Benevolence is the quality of kindness, which can be conveyed in packaging design as part of what attracts customers. The carative nature of benevolence makes it a crucial element of packaging design that helps prospects decide whether or not to buy the product. Here's a look at how benevolence can be an important and effective theme in packaging.
Markets Attracted to Benevolence
The concept of benevolence is not necessarily associated with every product on the market other than the intent of products is usually supposed to reflect making people's lives better. Products that are popular gifts, such as special candy or jewelry, fit closely into the idea of benevolent packaging design. Many times birthday gifts provide experiences of packages within packages, as each layer conveys a level of mystique.
Other products that work as great gifts that trigger feelings of kindness include tools, clothes, and items with entertainment value. Each of these products can empower recipients to the point of making the gift giver and the gift memorable. Kindness can be conveyed through the medium of soft texture. The color light blue is associated with honesty, which is a key component of benevolence.
Kindness is confirmed through rewards, which the packaging can emphasize. When the consumer unwraps the product, he or she begins to feel a sense of reward. Then once they touch the product an emotional connection forms that replace the emotional connection with the package. It's that moment and sense of accomplishment that drives consumers to buy specific products over and over. Making benevolence part of the packaging experience can be a reminder the product is worth giving to someone as a gift.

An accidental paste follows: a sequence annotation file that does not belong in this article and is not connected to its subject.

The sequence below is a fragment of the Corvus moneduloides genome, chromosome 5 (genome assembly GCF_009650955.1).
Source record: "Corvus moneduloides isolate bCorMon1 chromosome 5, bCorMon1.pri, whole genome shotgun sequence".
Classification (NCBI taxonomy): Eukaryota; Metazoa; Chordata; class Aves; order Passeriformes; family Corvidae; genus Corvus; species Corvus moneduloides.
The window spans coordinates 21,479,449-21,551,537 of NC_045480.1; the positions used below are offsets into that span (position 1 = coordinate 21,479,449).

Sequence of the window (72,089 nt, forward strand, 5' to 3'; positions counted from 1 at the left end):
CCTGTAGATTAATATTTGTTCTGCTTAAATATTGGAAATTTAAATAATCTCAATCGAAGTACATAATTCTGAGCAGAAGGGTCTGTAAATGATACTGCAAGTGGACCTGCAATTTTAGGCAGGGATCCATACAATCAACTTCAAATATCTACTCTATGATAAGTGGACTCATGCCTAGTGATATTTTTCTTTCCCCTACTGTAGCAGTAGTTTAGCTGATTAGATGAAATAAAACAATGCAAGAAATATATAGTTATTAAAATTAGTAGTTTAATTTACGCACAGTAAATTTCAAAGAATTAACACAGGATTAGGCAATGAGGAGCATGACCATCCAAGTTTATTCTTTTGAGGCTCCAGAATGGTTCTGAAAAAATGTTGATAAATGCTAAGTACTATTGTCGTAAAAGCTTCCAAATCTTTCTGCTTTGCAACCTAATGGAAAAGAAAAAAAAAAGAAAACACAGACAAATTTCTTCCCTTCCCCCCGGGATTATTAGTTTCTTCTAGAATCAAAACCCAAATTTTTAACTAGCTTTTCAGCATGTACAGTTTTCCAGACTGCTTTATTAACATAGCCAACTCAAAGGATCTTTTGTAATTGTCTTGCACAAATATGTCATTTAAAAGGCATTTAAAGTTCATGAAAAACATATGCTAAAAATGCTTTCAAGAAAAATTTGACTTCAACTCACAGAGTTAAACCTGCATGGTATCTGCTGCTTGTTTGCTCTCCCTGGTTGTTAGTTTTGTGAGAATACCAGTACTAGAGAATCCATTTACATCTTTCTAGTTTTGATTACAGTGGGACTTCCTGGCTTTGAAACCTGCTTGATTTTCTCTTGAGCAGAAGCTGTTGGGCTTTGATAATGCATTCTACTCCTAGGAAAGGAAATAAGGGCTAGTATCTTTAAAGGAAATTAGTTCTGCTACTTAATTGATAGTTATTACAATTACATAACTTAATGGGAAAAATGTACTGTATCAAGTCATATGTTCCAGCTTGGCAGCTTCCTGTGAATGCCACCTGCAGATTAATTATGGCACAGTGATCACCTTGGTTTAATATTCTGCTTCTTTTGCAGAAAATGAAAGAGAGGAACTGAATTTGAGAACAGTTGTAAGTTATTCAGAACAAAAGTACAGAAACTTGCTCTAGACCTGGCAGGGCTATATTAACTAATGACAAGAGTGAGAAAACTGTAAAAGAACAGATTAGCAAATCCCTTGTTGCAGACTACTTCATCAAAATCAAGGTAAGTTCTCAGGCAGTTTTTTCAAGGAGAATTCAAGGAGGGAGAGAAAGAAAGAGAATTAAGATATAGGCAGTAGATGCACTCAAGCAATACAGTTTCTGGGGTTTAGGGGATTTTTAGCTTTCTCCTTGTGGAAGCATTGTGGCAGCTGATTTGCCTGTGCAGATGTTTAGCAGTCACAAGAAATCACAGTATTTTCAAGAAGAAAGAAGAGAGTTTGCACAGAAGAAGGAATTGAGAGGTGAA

Another market segment that responds well to the imagery of benevolence consists of people who like to donate to causes. Nonprofit organizations can benefit from including the spirit of benevolence in the marketing of their community events and fundraising causes.
Benevolence as a Carative Element of Packaging
Embedding carative elements such as benevolence in packaging is somewhat of a new idea that needs deeper research. Packaging designers have an opportunity to pioneer carative packaging while it's still in its infancy. The key is to allow packaging to come to life with personality. Benevolence is a personality trait that is commonly admired. Four of the five most common personality traits that psychologists have identified are openness, conscientiousness, extraversion, and agreeableness, which all relate to kindness.
Kindness can be conveyed in packaging beyond reminding people about gift-giving or the brand-consumer relationship. It can be communicated through the feelings and messages related to social improvement. Striving for a friendlier and more inter-connected world is an important role manufacturer can play in an era that increasingly emphasizes social responsibility.
Showing a level of concern for society is something that resonates well with modern consumers. The words "safe" and "safety" trigger instant images of community benevolence. Providing a list of product features or benefits on the package sends a friendly signal to consumers that you care about them making informed decisions based on facts.
Using careful language that communicates kindness doesn't always work if the product doesn't deliver what it promises. The message and the product must be in sync along with the packaging. Trying to trick consumers into buying products is never a good idea because it works against the principle of benevolence. People can be fooled by marketing messages but they generally cannot be fooled by their pocketbooks. Consumers ultimately reward brands that build authentic trust and avoid brands that violate their trust.
- Carative Factors in the Design Development Process: Towards Understanding Owner–Object Detachment and Promoting Object Longevity (2018), by Yoon Choi, John Stevens, Clare Brass